Sunday, November 10, 2013
Plagues, Disasters and War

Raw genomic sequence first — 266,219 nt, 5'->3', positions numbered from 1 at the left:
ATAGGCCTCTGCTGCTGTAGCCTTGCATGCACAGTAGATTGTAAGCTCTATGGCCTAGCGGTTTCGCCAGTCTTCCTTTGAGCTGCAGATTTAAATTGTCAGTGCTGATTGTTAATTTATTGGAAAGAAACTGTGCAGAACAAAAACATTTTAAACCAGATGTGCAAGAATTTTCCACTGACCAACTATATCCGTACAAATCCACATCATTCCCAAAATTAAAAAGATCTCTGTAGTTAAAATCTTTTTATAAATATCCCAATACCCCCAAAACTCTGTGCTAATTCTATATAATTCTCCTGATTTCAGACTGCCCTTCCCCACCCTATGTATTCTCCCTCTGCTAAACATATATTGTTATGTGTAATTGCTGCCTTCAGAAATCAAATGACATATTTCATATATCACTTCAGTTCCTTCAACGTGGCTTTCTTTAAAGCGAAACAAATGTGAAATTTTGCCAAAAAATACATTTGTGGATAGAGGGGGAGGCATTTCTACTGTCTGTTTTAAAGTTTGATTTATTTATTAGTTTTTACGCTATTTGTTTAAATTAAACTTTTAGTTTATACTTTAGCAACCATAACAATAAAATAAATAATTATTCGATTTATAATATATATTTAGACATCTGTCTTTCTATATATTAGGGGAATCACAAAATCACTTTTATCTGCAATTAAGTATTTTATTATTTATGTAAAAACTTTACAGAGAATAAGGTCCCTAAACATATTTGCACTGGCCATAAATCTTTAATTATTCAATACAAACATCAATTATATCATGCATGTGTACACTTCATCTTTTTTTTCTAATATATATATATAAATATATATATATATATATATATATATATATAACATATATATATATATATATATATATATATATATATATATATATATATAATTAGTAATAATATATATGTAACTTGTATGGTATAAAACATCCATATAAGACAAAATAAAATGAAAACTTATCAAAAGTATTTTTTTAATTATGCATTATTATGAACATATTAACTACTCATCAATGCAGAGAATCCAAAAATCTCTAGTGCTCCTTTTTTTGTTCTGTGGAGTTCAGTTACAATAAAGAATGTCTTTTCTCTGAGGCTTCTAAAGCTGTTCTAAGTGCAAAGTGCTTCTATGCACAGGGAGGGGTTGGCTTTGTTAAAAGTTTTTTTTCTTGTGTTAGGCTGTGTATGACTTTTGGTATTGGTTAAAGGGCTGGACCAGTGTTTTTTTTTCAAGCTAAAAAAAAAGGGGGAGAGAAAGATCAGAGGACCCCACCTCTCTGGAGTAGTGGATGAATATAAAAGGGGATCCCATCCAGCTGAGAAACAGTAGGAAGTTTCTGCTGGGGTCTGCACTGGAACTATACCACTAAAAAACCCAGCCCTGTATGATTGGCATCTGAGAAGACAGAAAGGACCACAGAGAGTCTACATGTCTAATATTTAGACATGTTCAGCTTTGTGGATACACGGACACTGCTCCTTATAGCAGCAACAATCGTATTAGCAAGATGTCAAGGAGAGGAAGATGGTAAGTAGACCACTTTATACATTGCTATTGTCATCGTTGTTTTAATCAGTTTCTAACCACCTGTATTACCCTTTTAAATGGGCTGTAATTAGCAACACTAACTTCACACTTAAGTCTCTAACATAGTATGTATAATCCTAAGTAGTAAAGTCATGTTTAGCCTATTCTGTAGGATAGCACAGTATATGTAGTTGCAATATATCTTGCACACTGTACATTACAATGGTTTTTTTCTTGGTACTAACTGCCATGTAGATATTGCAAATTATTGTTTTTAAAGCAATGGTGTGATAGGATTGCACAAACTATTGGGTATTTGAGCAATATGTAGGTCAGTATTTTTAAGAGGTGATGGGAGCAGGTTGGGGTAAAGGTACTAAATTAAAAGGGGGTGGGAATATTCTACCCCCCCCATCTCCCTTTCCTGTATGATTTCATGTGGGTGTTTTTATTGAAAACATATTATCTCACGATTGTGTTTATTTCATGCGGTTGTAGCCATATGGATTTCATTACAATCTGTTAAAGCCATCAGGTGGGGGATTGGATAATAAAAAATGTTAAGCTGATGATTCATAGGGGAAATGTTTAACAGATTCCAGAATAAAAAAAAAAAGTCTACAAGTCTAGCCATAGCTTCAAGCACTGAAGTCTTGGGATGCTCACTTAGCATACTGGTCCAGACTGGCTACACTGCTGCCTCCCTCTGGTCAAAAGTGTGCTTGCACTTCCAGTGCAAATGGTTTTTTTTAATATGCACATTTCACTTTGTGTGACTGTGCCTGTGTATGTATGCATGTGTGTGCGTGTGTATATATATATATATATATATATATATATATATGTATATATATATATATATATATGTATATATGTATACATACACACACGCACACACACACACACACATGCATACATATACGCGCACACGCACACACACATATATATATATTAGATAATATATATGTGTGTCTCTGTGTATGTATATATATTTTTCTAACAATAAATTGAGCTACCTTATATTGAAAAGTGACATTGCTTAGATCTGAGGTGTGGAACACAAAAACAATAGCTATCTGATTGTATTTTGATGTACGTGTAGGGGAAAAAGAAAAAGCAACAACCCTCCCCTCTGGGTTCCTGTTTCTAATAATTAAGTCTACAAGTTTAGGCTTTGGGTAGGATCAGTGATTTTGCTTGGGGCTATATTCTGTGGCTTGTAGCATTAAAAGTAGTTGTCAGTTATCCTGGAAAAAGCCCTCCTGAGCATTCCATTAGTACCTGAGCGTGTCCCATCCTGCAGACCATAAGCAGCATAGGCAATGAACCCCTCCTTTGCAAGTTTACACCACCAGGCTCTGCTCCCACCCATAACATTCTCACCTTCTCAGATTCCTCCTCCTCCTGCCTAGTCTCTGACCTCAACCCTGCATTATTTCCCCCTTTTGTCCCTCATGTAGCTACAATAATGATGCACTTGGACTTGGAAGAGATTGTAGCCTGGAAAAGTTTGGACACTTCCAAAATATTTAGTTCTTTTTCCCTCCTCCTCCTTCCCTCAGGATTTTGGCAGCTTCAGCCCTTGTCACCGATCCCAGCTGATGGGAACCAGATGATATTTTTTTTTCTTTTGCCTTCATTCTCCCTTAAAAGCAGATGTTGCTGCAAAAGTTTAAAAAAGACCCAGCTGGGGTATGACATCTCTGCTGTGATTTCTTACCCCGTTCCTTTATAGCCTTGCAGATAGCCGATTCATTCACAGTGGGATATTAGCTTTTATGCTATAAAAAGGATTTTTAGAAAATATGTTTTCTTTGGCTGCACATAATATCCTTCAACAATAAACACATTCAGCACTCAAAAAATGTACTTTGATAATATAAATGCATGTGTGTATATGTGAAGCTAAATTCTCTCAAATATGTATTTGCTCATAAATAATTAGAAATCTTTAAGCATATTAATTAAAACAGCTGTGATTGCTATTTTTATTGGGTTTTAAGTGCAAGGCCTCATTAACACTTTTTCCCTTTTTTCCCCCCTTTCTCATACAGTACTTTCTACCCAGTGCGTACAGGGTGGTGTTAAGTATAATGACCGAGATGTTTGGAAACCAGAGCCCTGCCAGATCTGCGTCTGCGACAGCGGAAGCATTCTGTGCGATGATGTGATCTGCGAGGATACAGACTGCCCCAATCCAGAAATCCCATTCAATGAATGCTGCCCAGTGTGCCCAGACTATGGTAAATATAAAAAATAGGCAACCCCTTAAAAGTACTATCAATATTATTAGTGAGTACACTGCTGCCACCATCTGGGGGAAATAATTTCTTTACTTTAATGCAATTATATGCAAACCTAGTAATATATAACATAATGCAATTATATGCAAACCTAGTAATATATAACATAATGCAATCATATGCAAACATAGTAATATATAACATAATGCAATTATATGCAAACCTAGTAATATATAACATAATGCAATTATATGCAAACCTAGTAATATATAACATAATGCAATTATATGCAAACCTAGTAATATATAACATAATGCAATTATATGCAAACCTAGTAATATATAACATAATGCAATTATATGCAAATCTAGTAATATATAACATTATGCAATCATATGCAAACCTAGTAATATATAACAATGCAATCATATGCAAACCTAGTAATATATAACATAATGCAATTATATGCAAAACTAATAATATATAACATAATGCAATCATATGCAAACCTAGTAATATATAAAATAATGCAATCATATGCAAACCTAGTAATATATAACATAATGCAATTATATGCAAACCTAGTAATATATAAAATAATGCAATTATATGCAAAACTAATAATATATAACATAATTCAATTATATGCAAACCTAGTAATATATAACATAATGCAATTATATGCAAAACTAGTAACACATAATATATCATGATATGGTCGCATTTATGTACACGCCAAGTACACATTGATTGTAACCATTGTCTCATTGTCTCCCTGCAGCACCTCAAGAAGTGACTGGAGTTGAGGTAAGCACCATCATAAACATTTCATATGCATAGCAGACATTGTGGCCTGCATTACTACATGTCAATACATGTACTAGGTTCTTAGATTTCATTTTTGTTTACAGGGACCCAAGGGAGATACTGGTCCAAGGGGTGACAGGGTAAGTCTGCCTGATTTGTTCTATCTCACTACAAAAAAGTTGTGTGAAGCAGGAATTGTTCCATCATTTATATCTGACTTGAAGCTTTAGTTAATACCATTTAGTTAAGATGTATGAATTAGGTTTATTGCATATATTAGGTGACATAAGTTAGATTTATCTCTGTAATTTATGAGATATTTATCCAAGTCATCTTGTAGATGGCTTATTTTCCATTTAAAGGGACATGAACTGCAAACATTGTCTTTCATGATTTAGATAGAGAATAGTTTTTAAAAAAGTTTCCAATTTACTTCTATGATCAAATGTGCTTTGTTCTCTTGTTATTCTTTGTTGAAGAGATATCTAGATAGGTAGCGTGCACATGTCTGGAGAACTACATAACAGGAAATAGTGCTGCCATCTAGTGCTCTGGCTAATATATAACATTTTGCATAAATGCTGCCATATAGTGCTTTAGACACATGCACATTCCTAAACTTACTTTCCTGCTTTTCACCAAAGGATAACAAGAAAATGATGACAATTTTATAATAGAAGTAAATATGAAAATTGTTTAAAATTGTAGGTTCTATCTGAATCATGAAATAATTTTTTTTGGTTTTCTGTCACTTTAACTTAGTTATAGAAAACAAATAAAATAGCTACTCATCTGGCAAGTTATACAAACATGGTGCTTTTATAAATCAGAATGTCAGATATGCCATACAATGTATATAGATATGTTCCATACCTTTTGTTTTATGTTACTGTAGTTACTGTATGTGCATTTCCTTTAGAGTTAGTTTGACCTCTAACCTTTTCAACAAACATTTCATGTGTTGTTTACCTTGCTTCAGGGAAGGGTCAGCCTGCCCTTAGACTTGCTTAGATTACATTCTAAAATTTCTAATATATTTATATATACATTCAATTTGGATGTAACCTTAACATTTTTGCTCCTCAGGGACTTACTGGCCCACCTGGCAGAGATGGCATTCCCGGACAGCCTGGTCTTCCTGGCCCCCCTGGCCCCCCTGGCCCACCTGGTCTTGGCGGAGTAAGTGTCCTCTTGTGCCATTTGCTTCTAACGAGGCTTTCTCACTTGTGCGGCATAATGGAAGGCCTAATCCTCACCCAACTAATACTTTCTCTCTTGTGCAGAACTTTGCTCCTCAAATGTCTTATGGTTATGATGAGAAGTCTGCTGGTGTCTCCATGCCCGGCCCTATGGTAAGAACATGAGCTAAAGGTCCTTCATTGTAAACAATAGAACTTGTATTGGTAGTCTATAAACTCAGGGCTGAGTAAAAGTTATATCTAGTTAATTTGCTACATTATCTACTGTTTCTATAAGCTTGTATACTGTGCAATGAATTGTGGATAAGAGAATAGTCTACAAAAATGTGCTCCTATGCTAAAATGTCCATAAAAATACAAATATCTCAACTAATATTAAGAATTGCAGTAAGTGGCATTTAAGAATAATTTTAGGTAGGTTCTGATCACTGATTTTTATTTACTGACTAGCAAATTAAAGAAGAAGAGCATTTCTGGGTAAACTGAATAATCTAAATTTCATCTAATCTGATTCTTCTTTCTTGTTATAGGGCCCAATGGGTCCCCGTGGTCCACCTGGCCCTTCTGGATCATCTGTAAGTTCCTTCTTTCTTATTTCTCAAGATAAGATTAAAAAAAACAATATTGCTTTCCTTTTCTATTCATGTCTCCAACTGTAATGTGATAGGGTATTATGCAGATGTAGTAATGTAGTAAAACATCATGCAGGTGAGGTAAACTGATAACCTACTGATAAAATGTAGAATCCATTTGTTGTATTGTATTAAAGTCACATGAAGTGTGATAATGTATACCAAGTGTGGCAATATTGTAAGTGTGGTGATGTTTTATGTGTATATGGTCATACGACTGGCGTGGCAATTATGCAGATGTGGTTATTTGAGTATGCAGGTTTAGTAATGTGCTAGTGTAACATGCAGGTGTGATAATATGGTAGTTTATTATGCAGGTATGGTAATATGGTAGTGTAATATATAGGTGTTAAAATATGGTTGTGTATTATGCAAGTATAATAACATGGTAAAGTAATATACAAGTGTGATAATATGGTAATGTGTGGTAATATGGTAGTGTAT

Those who read my blogs know that I often suggest knowing things like where the lumber or food is coming from. I often argue that it is important, and I have a reasonably serious reason: natural disasters. The Great Fire of London followed a massive outbreak of plague the year before. (Don’t hold me too tightly here - I’m summarizing enormously.) Meanwhile, England was at war (mainly their navy) with the Dutch. With London in shambles, the supply lines (and I believe the shipyards) were of no use in the war effort. The tide of battle turned. So what? Well let’s think about your fantasy world. Imagine your players/party are fighting a huge war against the enemy. Their city is supplying men, arms, artillery, and logistics (rations) to the war effort. All of a sudden, the capital bursts into flames and 20-25% of the population dies. Maybe it was the enemy’s saboteurs. Maybe it was just lightning. Maybe it was a cow. (OK - Mrs. O’Leary’s cow did not start the Chicago fire, but that’s a different post.) What happens on the front lines? Well, forget getting reinforcements. Forget getting new supplies, and by supplies, I mean food and ammo. Can the military in the field truly take the men and time to start hunting the region for their own supplies and wood for arrows and javelins? All of a sudden, the military’s priorities are going to shift from winning battles to surviving. That’s why it should matter, even to the gold farmers out there. Unless they have some spell caster summoning up magical food for them, they might have to start thinking about starving too. And they will need to worry about their army starving. But this is the stuff of high fantasy. Now instead of scaling the walls to kill the enemy, they need to figure a way to steal the enemy’s supplies, and possibly catch those saboteurs. Maybe their healers need to return to the city to try to stop the plague, and their fantasy army is now without magical healing. Maybe they were expecting six new navy ships to come out of the shipyards and beef up the navy, but those ships either burned or are now heading out to try and get food to feed the civilians. An enormous number of issues could arise, and most of them would cause missions. What? Your cities don’t suffer from plagues and disasters? Really? Where’s the actions and adventure in living in a utopia that never has problems? You know, stuff happens outside of the adventures. Cool stuff! Stuff that matters to the adventures and the adventurers. One serious outbreak of plague could turn the tide of war. It happened all the time throughout history.